Spicebush (Lindera benzoin)

Spicebush is a North American woodland shrub with aromatic leaves and spicy berries that is worthy of greater recognition.

Medicinal effects

The spicebush is in the Lauraceae family. This shrub provides aromatic, astringent, tonic and diaphoretic (promotes sweating) actions. The leaves make a tea beneficial for digestion and the fruits can be used to settle digestion. Spicebush contains sesquiterpene lactones and camphor (Cao et al., 2016). The name of spicebush is due to the spicy scent of allspice of the crushed leaves, stems and berries. It has dark green alternate leaves which are simple and smooth-edged, which turn bright yellow in autumn. Tiny yellow sweet-smelling flowers appear in clusters in early spring before the leaves. Red berries form in the autumn but are usually hidden under the leaves (Foster and Duke, 1990).

Constituents of this plant are under investigation for cancer and arthritis. Butanolides and lucidones have shown great potential in developing anticancer agents while aporphine alkaloids have possibilities in developing anti-inflammatory agents (Cao et al., 2016).

Most of the 80-100 Lindera species worldwide are native to eastern Asia, though L. benzoin is one of three species in North America. Anti-inflammatory properties characterise these plants (Choi et al., 2013), such as the root of Lindera aggregata used in traditional Chinese medicine.  L. strychnifolia, an evergreen, is known for the root used in Kampo medicine, and has been used as a treatment for cardiac, renal and rheumatic diseases in Japan. L. aggregata is the Japanese spicebush, an evergreen. L. aggregata root is part of a Korean herbal medicine formula for depression and an alkaloid constituent has been researched for anti-arthritis potential (Wei et al., 2015). L. obtusiloba is another species from eastern Asia which has potential as a medicinal remedy due to antioxidant activity (Haque et al., 2020; Kim et al., 2016).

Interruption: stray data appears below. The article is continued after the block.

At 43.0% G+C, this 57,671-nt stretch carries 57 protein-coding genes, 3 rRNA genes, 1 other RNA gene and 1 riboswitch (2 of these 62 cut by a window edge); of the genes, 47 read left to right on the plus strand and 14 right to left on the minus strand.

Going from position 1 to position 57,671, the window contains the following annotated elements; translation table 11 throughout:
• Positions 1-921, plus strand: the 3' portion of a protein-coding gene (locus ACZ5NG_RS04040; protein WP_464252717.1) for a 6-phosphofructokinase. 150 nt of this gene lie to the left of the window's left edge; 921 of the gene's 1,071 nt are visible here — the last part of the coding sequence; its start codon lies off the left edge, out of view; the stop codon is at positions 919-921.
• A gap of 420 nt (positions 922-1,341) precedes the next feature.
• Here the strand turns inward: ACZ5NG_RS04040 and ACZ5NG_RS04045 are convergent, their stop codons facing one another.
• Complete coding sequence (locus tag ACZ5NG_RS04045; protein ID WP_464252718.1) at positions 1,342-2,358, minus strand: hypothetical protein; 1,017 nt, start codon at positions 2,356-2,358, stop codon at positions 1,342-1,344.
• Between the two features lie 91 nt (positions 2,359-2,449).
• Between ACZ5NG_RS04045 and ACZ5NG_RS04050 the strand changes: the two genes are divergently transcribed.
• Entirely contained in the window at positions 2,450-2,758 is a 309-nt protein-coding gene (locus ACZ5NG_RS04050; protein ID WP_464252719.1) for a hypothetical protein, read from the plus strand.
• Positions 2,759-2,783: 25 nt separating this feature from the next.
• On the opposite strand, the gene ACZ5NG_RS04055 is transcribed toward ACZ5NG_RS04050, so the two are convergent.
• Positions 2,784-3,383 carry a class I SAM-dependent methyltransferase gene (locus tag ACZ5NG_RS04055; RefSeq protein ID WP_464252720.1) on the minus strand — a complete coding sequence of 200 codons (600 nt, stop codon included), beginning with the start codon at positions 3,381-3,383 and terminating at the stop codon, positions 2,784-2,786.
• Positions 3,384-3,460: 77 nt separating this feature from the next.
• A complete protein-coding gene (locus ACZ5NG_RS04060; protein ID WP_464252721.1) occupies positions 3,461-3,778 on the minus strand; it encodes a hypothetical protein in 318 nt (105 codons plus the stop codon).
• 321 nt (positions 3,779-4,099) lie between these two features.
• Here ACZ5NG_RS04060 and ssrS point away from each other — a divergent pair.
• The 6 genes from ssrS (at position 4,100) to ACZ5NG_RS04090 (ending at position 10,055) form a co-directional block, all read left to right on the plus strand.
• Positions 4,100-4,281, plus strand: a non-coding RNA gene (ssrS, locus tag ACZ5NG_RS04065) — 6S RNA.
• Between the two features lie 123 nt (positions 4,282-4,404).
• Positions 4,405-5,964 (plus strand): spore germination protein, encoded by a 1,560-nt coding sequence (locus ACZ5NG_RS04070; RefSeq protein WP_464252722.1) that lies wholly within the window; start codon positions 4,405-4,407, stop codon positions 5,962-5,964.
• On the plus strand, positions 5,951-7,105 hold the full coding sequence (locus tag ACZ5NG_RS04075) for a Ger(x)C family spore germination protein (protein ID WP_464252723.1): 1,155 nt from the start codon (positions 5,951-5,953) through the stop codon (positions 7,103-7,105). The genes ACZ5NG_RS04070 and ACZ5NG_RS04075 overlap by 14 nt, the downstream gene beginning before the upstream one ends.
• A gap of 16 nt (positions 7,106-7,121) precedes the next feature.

Habitat and cultivation

Spicebush is an understorey shrub in North America that can form thickets in rich woods and wetlands. It is usually a deciduous shrub growing to 3-4 m tall by 3 m wide. Spicebush is hardy to UK zone 5 and US zones 4-9 and can grow in full sun or in light shade. It is ideal for a shady spot and prefers a rich moist soil, enriched with leaf mould. Although it is usually  listed as a plant of acid soils, the spicebush grows very well in our Devon cottage garden soil which is rather alkaline. Spicebush varieties are often sold as ornamental shrubs since the leaves can turn spectacularly yellow in autumn The autumn colour can be seen here in the image from Missouri Botanical Garden. 

This plant can be readily pruned for leafy supplies or coppiced back to the base. For berry production a sunny position is advised, and both male and female plants will be needed. 

spice bush leaves
Yellow leaves of spice bush in autumn


Leaves and twigs can be used at any time though said to be best harvested when in flower for use as a tea. It is

Bark can be harvested at any time and used fresh or dried.

Berries can be harvested and dried or frozen for later use.

Sourcing spicebush